2) On a long car ride—if you're not insane, this works best with another player—amuse each other by only speaking in sentences that involve two clauses, independent but related, that could conceivably be fused with a semicolon. Try it; this game is harder than, and as personally embarrassing as, it sounds.
3) Eschew the em dash.
4) Missionary style.
5) Use the semicolon to ingratiate yourself with a future employer by inking it onto your forearm, if you happen to work in the media industry. I did not actually get the semicolon tattoo with a job in mind, though my then future (now former) boss has joked that it was the reason she hired me. I actually didn't get the semicolon with much in mind at all, plus I was sober, so there's really no good story behind it: a friend of mine was learning to draw tattoos and offered to do simple designs for the cost of materials; I liked semicolons, so I thought I'd ask him to put one on my arm.
Sam: I thought [the Atlantic article] was totally underwhelming. I read it once and thought it was sort of blandly inoffensive and then I reread it on the train this morning and started scribbling angry notes in the margins.
Julia: In reaction to what?
Sam: Maybe I need an adult to talk me down. But it was so singularly focused on not just, like, run-of-the-mill upper-class women, but actually basically two types of people—diplomats and CEOs, or "C-level jobs," as the author put it—that the advice it offered would seem to be extremely limited.
Like at a certain point she's talking about her work in the State Department, where she's obviously got an insane schedule, and she says something about "the minute I found myself in a job that is typical of the vast majority of working women" to illustrate a point about "working long hours on someone else's schedule," but it's like, man, the vast majority of working women don't report to Hillary Clinton.
While I think we might be better advised to turn our collective cold shoulder on Stephanie Rosenbloom's travelogue of Sex and the Second City, so as to starve it of clicks and discourage her editors from assigning any future travel travesties, I think there's a way to uncover what's missing from the piece, and without sending any more traffic its way. I cut up "Single in Chicago," removing 90 percent of the words while distilling the story's meaning. (If only every article on Brooklyn in the Styles section could get the Humument treatment as well.) Read the poem after the jump.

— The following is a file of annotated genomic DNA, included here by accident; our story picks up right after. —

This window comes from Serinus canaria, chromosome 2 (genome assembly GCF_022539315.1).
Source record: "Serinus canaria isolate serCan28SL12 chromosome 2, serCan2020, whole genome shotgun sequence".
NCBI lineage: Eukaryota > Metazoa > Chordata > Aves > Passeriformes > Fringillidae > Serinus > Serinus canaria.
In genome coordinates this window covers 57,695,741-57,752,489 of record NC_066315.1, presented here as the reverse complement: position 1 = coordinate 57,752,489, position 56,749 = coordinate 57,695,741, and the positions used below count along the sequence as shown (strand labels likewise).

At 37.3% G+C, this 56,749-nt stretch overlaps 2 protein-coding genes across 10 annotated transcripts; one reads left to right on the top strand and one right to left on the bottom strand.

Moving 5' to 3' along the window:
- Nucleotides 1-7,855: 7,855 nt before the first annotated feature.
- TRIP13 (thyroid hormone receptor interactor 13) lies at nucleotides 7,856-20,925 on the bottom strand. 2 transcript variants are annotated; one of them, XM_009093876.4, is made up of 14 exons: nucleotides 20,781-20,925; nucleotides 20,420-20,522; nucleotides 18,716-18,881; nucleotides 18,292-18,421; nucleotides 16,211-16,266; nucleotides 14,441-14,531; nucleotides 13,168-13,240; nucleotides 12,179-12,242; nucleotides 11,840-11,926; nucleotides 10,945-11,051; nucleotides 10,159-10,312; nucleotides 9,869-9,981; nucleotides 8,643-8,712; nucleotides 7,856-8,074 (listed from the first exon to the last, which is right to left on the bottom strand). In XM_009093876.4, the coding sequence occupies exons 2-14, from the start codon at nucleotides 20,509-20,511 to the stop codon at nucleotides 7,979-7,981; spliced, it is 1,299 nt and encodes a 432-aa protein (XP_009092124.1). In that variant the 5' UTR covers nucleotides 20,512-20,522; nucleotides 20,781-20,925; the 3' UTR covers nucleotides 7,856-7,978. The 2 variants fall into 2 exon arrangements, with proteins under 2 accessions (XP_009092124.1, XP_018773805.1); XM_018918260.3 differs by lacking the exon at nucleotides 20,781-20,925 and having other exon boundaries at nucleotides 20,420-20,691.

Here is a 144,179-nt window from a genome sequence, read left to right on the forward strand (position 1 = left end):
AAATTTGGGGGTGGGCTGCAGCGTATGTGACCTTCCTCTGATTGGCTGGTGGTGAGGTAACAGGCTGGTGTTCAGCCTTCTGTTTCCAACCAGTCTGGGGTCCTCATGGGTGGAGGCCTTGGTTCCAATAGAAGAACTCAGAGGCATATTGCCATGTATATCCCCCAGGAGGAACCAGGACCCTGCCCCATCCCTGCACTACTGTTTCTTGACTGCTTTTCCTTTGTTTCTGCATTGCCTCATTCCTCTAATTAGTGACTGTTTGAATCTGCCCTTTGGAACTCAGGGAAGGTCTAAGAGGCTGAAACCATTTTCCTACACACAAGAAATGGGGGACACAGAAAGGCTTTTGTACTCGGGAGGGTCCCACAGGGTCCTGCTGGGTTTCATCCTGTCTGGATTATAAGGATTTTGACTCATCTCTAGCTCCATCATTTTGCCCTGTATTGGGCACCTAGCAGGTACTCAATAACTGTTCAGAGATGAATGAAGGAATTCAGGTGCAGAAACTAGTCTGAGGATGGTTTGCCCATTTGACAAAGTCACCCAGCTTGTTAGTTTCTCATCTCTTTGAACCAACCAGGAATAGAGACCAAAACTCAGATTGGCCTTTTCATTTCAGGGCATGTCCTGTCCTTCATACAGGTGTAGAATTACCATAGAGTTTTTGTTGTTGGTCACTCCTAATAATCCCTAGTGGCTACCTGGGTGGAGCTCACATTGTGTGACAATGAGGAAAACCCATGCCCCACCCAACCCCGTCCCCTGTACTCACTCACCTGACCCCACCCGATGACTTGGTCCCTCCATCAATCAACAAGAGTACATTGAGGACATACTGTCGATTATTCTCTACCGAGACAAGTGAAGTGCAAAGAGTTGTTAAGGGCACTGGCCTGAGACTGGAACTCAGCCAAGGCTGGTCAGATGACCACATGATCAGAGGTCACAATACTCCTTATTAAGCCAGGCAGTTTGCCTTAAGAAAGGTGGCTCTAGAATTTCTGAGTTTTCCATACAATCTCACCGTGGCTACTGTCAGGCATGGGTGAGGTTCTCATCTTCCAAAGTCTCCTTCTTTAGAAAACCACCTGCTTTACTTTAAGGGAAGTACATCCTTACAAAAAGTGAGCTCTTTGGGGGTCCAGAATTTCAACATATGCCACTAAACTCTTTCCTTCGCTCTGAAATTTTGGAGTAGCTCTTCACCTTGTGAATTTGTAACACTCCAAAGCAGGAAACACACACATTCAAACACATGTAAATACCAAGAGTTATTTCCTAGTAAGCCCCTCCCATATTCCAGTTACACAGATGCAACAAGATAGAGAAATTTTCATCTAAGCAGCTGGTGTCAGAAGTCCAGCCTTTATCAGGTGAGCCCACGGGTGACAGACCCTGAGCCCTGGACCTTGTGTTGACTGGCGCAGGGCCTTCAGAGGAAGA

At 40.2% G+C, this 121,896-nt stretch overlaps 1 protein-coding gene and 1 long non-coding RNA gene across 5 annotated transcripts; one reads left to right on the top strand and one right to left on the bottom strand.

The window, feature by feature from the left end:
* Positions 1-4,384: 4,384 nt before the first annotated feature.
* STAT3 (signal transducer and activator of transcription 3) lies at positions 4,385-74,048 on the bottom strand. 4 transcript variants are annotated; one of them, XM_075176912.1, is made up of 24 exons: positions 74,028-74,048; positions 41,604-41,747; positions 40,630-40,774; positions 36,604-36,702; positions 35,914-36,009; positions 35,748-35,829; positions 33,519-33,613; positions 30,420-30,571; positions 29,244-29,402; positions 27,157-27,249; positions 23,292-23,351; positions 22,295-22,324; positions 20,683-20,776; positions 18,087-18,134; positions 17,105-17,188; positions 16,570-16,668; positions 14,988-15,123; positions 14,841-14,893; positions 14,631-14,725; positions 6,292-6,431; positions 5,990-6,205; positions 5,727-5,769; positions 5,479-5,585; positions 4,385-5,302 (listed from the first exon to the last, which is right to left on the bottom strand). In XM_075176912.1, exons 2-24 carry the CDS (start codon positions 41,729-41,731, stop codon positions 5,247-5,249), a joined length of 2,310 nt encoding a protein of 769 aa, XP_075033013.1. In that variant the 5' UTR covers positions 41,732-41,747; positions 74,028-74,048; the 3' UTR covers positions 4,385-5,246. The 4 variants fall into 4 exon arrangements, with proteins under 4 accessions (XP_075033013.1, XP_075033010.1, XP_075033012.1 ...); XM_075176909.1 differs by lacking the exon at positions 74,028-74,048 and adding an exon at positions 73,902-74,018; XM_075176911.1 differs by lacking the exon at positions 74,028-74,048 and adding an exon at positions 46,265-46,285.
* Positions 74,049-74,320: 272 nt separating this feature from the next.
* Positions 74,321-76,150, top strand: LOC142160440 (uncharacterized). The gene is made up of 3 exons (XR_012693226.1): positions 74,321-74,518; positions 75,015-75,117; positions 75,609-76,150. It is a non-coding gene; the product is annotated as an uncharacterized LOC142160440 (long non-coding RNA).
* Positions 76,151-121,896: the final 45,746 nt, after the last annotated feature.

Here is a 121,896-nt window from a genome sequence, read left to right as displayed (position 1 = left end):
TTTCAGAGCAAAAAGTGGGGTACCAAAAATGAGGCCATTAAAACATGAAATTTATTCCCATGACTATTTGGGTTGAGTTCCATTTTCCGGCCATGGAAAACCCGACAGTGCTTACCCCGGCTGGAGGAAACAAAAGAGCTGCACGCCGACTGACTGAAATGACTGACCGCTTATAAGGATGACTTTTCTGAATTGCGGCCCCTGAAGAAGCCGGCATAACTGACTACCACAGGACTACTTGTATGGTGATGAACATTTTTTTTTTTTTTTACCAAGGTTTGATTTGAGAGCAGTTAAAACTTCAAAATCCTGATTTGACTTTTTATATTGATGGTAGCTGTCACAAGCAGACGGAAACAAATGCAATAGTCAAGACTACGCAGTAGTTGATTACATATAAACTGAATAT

I'm nowhere close to being a Morrissey devotee—that ship set sail after one too many 80s nights in my early 20s. I'm also much more of a dog person than a cat person, so the cat-meme Internet thing feels a bit tired to me, to put it lightly. But in honor of the recently announced Morrissey concert at the Chicago Theatre (on sale this Saturday at 10 AM) and the Reader's imminent Best of Chicago issue—check our Twitter feed beginning at 6:30 AM tomorrow for winner announcements—here's a photo of Morrissey with a cat on his head:
Over the past few months, we dug into the deepest pockets of the city to put together a Best of Chicago issue that gives a comprehensive yet unusual map of Chicago. But in our microscopic quest to cover all the ground we could, we didn't always have the opportunity, as a staff, to survey the Best of Chicago in a big-picture way. This week will be all about exploring what "best" really means, a wide-screen view of a specific term.
Also, starting Wednesday at 6:30 AM, we'll be rolling out select Best of Chicago winners throughout the day on Twitter, in anticipation of the full issue going live online at midnight. But we're letting you decide what winners you want to see. Go to Twitter, our Facebook page, or right here in the comments section and let us know which winners you'd like to see before the issue comes out.
And we're not just focused on the best . . . stay tuned for Worst Week.
Jordan began building House on the Rock in the 1940s. The outer structure, which sits atop enormous boulders, looks like a Battlestar Galactica ship designed by a Frank Lloyd Wright groupie. As soon as he began building 70 years ago, public curiosity grew. So in 1960, Jordan started letting visitors in for 50 cents a tour. Within the first year he’d made over $5,000. Today House on the Rock is among Wisconsin’s most popular tourist attractions, though prices have risen considerably: now full tours run nearly $30 per person for adults.
I just couldn't believe my eyes when I saw that blog. Those people were everything I wanted to be, and hey, I could be, because they were just regular folks walking down the street. Face Hunter brought me hope. But it also brought me a lot of heartache.
I was still living in Brazil when Yvan came shoot at São Paulo Fashion Week. Since I was contributing to a street style blog, I got my first SPFW media pass. I felt great. And I wanted to be on the Face Hunter. So I put a foot-long bow on my head, some crazy geometric print dress, a pair of yellow sandals on top of black tights, and preyed. I was hunting the hunter.